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Re: Getting source location information

From: Bruce Korb
Subject: Re: Getting source location information
Date: Wed, 30 Nov 2005 07:30:43 -0800
User-agent: KMail/1.7.1

On Wednesday 30 November 2005 06:44 am, Ludovic Courtès wrote:
> Bruce Korb <address@hidden> writes:
> > Because the file is mostly *NOT* scheme.
> I did say that you could use "Scheme constructs", "be it from Scheme
> o[r] C code".  In other words, you can either write `(read)' in a piece
> of Scheme code, or call `scm_read ()' from your C code: both are
> strictly equivalent (well, almost).
> The point is: do not rewrite what already exists because *this* is hard
> to maintain.
> Actually, what you want is `primitive-load' + `read' (which handles
> piggy-backing of source location information as I said).  It is true,
> however, that `primitive-load' (or, rather, `open-input-file') is not
> guaranteed to use `mmap ()' the way you do it currently[*].  So if you
> do want to make sure that the input file is `mmap'd the way you like,
> then you may want to write your own variant of `primitive-load' (see
> `libguile/load.c').
> In any case, I can hardly imagine how Guile itself could be more helpful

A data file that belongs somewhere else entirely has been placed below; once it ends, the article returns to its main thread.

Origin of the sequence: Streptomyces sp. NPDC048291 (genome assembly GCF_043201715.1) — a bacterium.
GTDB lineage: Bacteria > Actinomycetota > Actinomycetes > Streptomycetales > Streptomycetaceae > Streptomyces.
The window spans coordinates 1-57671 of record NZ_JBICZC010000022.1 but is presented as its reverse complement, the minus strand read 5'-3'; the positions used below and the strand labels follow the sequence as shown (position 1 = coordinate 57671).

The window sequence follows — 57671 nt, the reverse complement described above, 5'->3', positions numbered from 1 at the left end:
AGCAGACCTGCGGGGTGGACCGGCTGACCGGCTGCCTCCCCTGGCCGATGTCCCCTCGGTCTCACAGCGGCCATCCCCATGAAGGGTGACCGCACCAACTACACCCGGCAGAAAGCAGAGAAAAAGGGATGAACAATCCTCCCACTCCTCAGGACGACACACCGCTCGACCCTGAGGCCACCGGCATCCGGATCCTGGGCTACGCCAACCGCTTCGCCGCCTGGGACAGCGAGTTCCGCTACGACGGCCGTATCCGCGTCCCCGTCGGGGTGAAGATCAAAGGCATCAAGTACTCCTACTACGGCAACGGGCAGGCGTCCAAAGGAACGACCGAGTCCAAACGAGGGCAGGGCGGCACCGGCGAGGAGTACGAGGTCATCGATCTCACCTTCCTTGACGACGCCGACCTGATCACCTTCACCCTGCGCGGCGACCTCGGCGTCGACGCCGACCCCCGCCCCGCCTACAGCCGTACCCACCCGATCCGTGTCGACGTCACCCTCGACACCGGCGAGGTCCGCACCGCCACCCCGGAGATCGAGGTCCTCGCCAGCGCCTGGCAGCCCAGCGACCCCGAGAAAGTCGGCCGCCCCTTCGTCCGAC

> than this.  ;-)


I am completely certain that this makes sense to you.  To me, it does
not.  If I call ``scm_read(port)'' I have to attach the input file
as a port.  That read function reads an s-expr.  How can that work if
the non-Scheme text in the file is not an s-expr?  I don't see another
function for getting text from a port.  Am I missing something?
Especially troubling is the phrase, "Any whitespace before the
next token is discarded."  I do not want tokenized input.  I want raw
text.  I have my own methods for determining when something needs
a Scheme evaluation.  I will certainly have a more authoritative idea
about what is discardable white space and what is not.  Here, take
a look at an example template file:

It is about halfway down, after the phrase "It looks something like this".
Oh, here it is anyway, but there is some discussion describing it on
that page:

   [+ AutoGen5 template h c +]
   [+ CASE (suffix) +][+
      ==  h  +]
   typedef enum {[+
      FOR list "," +]
           IDX_[+ (string-upcase! (get "list_element")) +][+
      ENDFOR list +] }  list_enum;

   extern const char* az_name_list[ [+ (count "list") +] ];

      ==  c  +]
   #include "list.h"
   const char* az_name_list[] = {[+
     FOR list "," +]
     ENDFOR list +] };[+

   ESAC +]

That example text contains 3 scheme phrases to be evaluated by Guile:

  (string-upcase! (get "list_element"))
  (count "list")

"get", "count" and "suffix" are my own functions defined in other ways.
The file name should be "list.tpl" in all cases and the line numbers
be 2, 6 and 9 respectively.  Everything else is handled by my program.
So, I can hardly imagine how Guile would be able to do what you say it
can.  Likely, I am just missing something, but nevertheless, it is
escaping me.  BTW, the expression on line 6 gets evaluated three times.
Each time, ``(get "list_element")'' returns a different value.  Likewise,
``(suffix)'' is evaluated twice and returns "h" the first time and "c"
the second time.

Sorry to be such a bother.  Thanks - Bruce

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